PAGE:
BUNBURY SPEEDWAY (WA)
1950 BUNBURY CAR CLUB
The Bunbury Car Club was a club that was formed in the 1950 by a small group of enthausist that worked hard for a living, owned family cars and wanted to experience a bit of motorsport, Long before the club was an incorperated body the families were spending week ends at hillclimbs in the Maidens or Car trials around the South West.
But as is in many other clubs there are a few members that aim for a lot more than just a fun weekend, Some members of the Bunbury Club worked towards the rally section of motorsport, that was the Around Australia reliabiliy trial in the 1950's, the Bunbury Club volunteers manned check points in the North West while Mr Walton and Gardiner from the local Holden dealership entered the race in a new 48 series Holden.
As time passed the Club expanded into different forms of racing, Mud and sand scrambles at Paddy's Blunders and at a few Eaton Tracks, then on to Blicks Raceway, the clubs first attempt at a hard track speedway.
When Blicks closed and the Bunbury Car Club moved to there new home, a swamp on the North Boyanup Road, it was thought by most members that another daylight club day speedway was going to be build, well thats how it started, sometime into the project a man by the name of Tom Dillon had convinced most that Bunbury had the potential to open a full on night time speedway just like Claremont.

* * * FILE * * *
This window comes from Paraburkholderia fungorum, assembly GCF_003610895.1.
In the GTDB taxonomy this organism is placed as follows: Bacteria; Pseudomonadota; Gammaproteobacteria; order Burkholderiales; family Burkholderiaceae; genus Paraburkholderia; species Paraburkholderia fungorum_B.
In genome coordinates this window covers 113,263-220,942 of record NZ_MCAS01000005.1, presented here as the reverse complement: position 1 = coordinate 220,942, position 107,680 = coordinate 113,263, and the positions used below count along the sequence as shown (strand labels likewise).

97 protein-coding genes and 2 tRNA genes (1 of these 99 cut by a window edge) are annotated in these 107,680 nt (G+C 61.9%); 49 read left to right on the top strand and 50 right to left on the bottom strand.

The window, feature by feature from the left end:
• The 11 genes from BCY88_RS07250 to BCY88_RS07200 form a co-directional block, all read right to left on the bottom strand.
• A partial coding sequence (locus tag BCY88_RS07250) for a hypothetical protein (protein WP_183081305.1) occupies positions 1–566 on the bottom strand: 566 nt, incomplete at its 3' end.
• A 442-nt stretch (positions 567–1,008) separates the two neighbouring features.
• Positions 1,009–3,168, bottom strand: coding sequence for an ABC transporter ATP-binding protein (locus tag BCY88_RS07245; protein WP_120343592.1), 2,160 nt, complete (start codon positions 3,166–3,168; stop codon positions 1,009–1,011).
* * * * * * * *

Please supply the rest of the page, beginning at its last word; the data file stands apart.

After a seemed like a very short period of time the Speedway was built and opened in November of 1972, the first year of operation to the public seemed fantastic, meeting after meeting the big names appeared, some from Claremont and some from the other side of the world, World class riders and drivers all at Bunbury, the place was packed every night,
So what happened was it a case of Tom Dillon should have been happy with another daylight hot rod track as some have said, Or was he too many years ahead of his time as others have said, Or was it unfair to judge the first years management based on the first year, lets face it the first years trading had to pay to build the venue and then run and bring to us the best speedway competitors in the world.
At the end of that first season the Bunbury Car Club replaced Tom Dillon as manager while he was in Adelaide promoting Rowley Park Speedway.
As history showed the speedway nearly folded and Allan Blake took over the management of the speedway, within a few meetings the speedway was back on track and making money.
The story of this finance crisis was well documented at the time through to press, we present those stories.
over time we will follow this story through the South West Times on this page.
MAYOR'S STERN WARNING TO SPEEDWAY CLUB
Bunbury Speedway has been put in jeopardy by financial trouble in the Bunbury Car Club.
The town council which owns the speedway land has called for a full and audited report of the clubs activities.
The club is reported to have paid out for the lease of the land from only one of its 11 meetings.
Mayor Mr P.J Usher has givern the club a stern warning about its handling of finances and other councilors are talking in terms of stronger action.